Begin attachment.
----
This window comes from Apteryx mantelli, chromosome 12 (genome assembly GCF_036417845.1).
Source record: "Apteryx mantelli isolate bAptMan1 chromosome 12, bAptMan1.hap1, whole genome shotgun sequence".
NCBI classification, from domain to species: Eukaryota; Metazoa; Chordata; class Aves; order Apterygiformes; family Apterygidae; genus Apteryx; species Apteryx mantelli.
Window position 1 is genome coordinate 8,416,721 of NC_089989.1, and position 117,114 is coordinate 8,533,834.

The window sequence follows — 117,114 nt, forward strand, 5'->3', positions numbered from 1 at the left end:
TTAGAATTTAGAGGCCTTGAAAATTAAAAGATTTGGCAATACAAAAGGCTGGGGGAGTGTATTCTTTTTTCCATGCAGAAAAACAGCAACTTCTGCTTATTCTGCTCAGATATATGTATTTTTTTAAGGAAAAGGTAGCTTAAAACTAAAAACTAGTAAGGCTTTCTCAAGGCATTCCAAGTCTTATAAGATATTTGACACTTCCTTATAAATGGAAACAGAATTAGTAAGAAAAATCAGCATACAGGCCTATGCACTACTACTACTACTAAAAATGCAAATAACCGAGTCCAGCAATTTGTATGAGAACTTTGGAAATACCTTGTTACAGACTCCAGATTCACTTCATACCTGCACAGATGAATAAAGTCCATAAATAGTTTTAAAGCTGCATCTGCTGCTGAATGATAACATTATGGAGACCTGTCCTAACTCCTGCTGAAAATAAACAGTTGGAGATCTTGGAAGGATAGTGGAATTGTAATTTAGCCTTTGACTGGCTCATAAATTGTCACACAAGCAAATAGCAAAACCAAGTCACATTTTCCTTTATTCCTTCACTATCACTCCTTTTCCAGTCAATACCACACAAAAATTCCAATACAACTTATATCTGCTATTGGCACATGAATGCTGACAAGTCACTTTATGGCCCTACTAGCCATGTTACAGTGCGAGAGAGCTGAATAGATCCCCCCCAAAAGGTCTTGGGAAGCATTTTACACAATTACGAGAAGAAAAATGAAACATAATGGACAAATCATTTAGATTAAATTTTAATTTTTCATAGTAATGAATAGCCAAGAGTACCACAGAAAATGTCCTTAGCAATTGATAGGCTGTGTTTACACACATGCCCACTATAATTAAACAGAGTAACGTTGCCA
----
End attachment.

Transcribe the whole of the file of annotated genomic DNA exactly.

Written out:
This window comes from Apteryx mantelli, chromosome 12 (genome assembly GCF_036417845.1).
Source record: "Apteryx mantelli isolate bAptMan1 chromosome 12, bAptMan1.hap1, whole genome shotgun sequence".
NCBI classification, from domain to species: Eukaryota; Metazoa; Chordata; class Aves; order Apterygiformes; family Apterygidae; genus Apteryx; species Apteryx mantelli.
Window position 1 is genome coordinate 8,416,721 of NC_089989.1, and position 117,114 is coordinate 8,533,834.

The window sequence follows — 117,114 nt, forward strand, 5'->3', positions numbered from 1 at the left end:
TTAGAATTTAGAGGCCTTGAAAATTAAAAGATTTGGCAATACAAAAGGCTGGGGGAGTGTATTCTTTTTTCCATGCAGAAAAACAGCAACTTCTGCTTATTCTGCTCAGATATATGTATTTTTTTAAGGAAAAGGTAGCTTAAAACTAAAAACTAGTAAGGCTTTCTCAAGGCATTCCAAGTCTTATAAGATATTTGACACTTCCTTATAAATGGAAACAGAATTAGTAAGAAAAATCAGCATACAGGCCTATGCACTACTACTACTACTAAAAATGCAAATAACCGAGTCCAGCAATTTGTATGAGAACTTTGGAAATACCTTGTTACAGACTCCAGATTCACTTCATACCTGCACAGATGAATAAAGTCCATAAATAGTTTTAAAGCTGCATCTGCTGCTGAATGATAACATTATGGAGACCTGTCCTAACTCCTGCTGAAAATAAACAGTTGGAGATCTTGGAAGGATAGTGGAATTGTAATTTAGCCTTTGACTGGCTCATAAATTGTCACACAAGCAAATAGCAAAACCAAGTCACATTTTCCTTTATTCCTTCACTATCACTCCTTTTCCAGTCAATACCACACAAAAATTCCAATACAACTTATATCTGCTATTGGCACATGAATGCTGACAAGTCACTTTATGGCCCTACTAGCCATGTTACAGTGCGAGAGAGCTGAATAGATCCCCCCCAAAAGGTCTTGGGAAGCATTTTACACAATTACGAGAAGAAAAATGAAACATAATGGACAAATCATTTAGATTAAATTTTAATTTTTCATAGTAATGAATAGCCAAGAGTACCACAGAAAATGTCCTTAGCAATTGATAGGCTGTGTTTACACACATGCCCACTATAATTAAACAGAGTAACGTTGCCA